Travis man’s solo debut might evoke his past, but it’s not one he needs to escape.
Fraser McAlpine 2010
Let’s get the shock news out of the way first: a lot of this album does sound like Travis.
Actually, you’d be mad to think that it wouldn’t, as the sound of that band is so intimately connected to Fran Healy, his mournful songs and plaintive wail. It’s what he does.
So for him to put together a new album on his own label, and sing them in that time-worn voice, well, it’s going to jangle the memory a bit. Even without Dougie camping it up, stage left.
The question is whether sounding like Travis in this day and age is a prospect which fills you, the listener, with delight or despair.
Lead single Buttercups is a sad tale of an on-the-cheap romantic gesture being tossed to one side, and it’s still got that old melancholy magic to it. It does the thing that Fran does best, which is find a light, humble way to make quite an angry point about where our heads are at these days.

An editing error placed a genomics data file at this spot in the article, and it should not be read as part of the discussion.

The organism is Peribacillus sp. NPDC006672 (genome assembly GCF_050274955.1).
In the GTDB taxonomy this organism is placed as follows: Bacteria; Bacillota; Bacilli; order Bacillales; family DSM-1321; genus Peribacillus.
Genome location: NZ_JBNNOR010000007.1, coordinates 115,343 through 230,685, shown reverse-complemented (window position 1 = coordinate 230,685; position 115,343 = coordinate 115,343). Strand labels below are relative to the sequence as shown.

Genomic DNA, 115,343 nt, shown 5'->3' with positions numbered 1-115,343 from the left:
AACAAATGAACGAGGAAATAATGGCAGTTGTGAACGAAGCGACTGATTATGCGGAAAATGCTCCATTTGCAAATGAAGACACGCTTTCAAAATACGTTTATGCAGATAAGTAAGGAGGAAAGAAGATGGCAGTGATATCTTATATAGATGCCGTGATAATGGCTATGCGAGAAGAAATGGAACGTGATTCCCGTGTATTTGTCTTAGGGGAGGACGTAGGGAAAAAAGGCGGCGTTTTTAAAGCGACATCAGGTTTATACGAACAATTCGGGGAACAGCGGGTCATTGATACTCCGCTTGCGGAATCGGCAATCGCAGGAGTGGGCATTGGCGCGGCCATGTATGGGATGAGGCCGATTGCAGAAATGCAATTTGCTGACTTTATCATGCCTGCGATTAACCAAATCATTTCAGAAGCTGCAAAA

Fly in the Ointment even has that Why Does It Always Rain on Me? swagger to it, even if it does display a far more jaundiced, finger-pointing view of humanity. Never mind telling a teenage lie, the protagonist in this song is a grump who is just trying to get everyone out of his face so he can go and get a drink.
It does feel a little strange that the chance to throw in a colliery brass band or dubstep breakdown has been largely ignored. Holiday is so close to being Writing to Reach You in arrangement, you wonder why he didn’t ditch the chiming guitar, in favour of something else. But then, why should he?
Nor any sense that it’s a past that needs to be escaped from.